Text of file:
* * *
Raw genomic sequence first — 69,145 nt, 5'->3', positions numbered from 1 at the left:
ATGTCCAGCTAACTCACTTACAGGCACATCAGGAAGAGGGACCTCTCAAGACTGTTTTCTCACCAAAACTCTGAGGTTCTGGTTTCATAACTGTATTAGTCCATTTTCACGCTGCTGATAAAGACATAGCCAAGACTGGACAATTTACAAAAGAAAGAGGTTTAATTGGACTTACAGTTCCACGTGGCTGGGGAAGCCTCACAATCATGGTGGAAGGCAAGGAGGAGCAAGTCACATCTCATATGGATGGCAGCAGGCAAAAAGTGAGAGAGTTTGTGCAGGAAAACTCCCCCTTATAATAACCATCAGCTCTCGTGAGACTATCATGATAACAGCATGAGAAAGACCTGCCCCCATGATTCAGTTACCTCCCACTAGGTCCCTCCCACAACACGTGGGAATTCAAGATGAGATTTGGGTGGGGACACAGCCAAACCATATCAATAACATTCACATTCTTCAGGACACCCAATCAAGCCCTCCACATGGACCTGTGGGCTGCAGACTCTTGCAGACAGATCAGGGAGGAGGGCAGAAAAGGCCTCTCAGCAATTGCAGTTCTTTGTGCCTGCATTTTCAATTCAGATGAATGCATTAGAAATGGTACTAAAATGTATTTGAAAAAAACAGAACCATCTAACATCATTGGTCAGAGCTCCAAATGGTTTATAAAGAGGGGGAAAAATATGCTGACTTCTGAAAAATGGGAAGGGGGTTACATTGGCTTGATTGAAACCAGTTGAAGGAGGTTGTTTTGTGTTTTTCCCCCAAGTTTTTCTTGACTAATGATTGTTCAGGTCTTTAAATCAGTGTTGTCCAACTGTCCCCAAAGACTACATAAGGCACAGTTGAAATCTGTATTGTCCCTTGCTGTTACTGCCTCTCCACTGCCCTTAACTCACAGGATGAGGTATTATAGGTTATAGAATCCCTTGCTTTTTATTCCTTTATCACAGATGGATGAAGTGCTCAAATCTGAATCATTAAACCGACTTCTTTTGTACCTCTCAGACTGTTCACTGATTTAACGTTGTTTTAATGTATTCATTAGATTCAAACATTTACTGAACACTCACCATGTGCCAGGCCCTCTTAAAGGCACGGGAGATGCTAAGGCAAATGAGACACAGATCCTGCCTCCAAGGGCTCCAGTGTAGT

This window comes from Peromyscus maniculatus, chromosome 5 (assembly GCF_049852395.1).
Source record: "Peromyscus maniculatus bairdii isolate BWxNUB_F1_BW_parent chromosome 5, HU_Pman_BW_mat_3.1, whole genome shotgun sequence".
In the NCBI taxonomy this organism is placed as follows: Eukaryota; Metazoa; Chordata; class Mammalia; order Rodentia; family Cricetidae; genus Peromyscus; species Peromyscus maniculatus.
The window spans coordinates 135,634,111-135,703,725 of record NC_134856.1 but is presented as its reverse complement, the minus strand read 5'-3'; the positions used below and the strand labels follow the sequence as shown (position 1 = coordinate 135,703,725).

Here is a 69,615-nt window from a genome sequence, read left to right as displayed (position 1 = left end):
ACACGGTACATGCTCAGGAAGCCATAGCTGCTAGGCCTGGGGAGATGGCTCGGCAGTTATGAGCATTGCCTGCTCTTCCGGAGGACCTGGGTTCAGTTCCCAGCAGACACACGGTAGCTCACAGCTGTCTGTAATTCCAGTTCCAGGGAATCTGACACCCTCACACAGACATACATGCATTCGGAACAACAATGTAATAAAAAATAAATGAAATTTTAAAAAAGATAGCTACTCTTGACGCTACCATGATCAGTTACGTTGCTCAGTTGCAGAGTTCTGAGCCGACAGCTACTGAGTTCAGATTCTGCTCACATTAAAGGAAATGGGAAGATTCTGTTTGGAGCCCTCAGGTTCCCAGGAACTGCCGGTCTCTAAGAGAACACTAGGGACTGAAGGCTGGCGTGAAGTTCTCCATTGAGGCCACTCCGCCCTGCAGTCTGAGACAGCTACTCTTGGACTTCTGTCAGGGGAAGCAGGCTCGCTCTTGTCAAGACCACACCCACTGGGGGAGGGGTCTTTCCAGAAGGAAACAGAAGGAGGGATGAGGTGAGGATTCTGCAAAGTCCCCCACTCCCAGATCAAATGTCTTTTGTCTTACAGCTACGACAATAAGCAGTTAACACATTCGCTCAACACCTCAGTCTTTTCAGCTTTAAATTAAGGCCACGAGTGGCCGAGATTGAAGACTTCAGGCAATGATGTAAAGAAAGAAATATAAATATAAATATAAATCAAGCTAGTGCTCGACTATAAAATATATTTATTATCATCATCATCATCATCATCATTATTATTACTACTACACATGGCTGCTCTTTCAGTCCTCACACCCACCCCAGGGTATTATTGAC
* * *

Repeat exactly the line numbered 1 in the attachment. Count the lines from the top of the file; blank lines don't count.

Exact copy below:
Raw genomic sequence first — 69,145 nt, 5'->3', positions numbered from 1 at the left: